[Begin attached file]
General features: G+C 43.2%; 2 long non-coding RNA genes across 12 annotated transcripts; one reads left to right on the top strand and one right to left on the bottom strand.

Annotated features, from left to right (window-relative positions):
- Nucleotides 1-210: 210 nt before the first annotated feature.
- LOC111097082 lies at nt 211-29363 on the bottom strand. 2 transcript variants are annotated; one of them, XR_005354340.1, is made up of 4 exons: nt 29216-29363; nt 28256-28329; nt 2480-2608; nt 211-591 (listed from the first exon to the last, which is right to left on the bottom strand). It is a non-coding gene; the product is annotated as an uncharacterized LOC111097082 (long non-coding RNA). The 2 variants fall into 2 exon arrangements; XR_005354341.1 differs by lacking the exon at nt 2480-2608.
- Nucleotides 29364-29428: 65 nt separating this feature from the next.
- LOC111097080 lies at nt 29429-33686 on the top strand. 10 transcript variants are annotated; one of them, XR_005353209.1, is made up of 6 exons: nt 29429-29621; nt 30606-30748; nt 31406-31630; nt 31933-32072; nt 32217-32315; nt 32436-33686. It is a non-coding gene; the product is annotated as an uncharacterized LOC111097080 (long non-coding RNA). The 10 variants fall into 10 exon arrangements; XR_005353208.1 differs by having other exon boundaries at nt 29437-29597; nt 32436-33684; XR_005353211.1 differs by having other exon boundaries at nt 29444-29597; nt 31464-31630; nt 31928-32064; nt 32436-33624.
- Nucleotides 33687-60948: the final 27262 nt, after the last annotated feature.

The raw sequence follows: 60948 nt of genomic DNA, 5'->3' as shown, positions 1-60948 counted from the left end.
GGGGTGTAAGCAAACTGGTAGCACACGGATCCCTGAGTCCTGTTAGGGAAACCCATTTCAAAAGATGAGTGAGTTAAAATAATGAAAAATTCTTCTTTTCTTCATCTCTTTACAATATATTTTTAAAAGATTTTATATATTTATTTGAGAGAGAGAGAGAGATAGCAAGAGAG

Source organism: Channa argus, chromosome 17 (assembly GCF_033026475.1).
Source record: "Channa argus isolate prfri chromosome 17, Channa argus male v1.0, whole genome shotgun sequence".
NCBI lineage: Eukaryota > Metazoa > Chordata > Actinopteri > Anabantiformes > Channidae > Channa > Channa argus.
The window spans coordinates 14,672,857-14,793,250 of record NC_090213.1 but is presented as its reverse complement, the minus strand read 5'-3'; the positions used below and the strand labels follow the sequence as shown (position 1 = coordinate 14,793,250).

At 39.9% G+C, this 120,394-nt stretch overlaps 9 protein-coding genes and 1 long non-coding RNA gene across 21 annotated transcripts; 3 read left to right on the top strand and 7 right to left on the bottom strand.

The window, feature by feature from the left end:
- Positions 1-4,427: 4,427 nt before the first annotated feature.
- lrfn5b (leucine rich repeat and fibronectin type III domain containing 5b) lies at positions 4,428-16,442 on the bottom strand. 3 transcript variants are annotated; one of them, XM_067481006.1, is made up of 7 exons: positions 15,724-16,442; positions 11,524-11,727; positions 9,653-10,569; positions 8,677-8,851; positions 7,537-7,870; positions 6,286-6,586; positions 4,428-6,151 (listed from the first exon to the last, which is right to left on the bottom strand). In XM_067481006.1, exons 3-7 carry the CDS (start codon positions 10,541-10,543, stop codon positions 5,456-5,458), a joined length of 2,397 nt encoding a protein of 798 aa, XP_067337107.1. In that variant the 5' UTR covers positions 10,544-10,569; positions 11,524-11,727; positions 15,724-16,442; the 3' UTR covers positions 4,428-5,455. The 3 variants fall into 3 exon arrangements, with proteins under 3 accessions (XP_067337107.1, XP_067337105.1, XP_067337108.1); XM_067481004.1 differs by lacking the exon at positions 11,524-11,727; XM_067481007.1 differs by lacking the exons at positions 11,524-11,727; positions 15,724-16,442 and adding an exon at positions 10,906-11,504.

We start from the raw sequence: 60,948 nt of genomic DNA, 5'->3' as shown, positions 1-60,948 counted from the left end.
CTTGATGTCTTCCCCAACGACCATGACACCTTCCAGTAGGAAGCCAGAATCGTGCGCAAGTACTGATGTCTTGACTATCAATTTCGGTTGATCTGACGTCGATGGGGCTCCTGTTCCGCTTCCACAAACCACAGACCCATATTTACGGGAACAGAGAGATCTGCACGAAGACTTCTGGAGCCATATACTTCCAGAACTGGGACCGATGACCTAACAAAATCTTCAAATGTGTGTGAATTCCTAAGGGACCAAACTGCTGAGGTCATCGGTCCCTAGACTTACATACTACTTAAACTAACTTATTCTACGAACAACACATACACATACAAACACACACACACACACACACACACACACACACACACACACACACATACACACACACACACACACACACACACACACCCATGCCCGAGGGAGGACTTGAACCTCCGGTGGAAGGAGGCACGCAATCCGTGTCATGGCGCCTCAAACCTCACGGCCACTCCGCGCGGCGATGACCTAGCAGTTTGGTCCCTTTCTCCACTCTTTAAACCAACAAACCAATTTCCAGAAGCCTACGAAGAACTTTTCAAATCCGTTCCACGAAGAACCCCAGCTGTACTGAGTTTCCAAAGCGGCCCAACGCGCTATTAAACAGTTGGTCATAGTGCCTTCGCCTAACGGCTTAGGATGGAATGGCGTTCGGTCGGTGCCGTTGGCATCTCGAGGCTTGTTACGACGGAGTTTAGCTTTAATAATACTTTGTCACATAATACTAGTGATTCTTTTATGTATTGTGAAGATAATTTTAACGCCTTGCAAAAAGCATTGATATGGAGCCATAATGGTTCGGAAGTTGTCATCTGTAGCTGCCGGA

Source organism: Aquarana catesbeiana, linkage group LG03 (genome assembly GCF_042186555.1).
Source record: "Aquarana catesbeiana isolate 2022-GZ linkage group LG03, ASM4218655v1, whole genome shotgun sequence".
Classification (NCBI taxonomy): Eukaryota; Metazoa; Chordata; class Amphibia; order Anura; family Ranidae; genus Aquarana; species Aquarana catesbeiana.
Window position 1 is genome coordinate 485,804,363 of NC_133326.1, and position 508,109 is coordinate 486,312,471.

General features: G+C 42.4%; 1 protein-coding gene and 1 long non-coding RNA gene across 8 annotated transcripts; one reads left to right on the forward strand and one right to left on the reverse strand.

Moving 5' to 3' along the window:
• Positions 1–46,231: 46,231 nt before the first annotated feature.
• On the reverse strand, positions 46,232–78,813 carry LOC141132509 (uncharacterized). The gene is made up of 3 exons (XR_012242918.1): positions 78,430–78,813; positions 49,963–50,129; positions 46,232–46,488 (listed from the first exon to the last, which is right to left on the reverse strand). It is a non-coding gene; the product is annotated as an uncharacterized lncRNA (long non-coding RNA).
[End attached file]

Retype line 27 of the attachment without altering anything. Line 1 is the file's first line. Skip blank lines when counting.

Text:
• On the reverse strand, positions 46,232–78,813 carry LOC141132509 (uncharacterized). The gene is made up of 3 exons (XR_012242918.1): positions 78,430–78,813; positions 49,963–50,129; positions 46,232–46,488 (listed from the first exon to the last, which is right to left on the reverse strand). It is a non-coding gene; the product is annotated as an uncharacterized lncRNA (long non-coding RNA).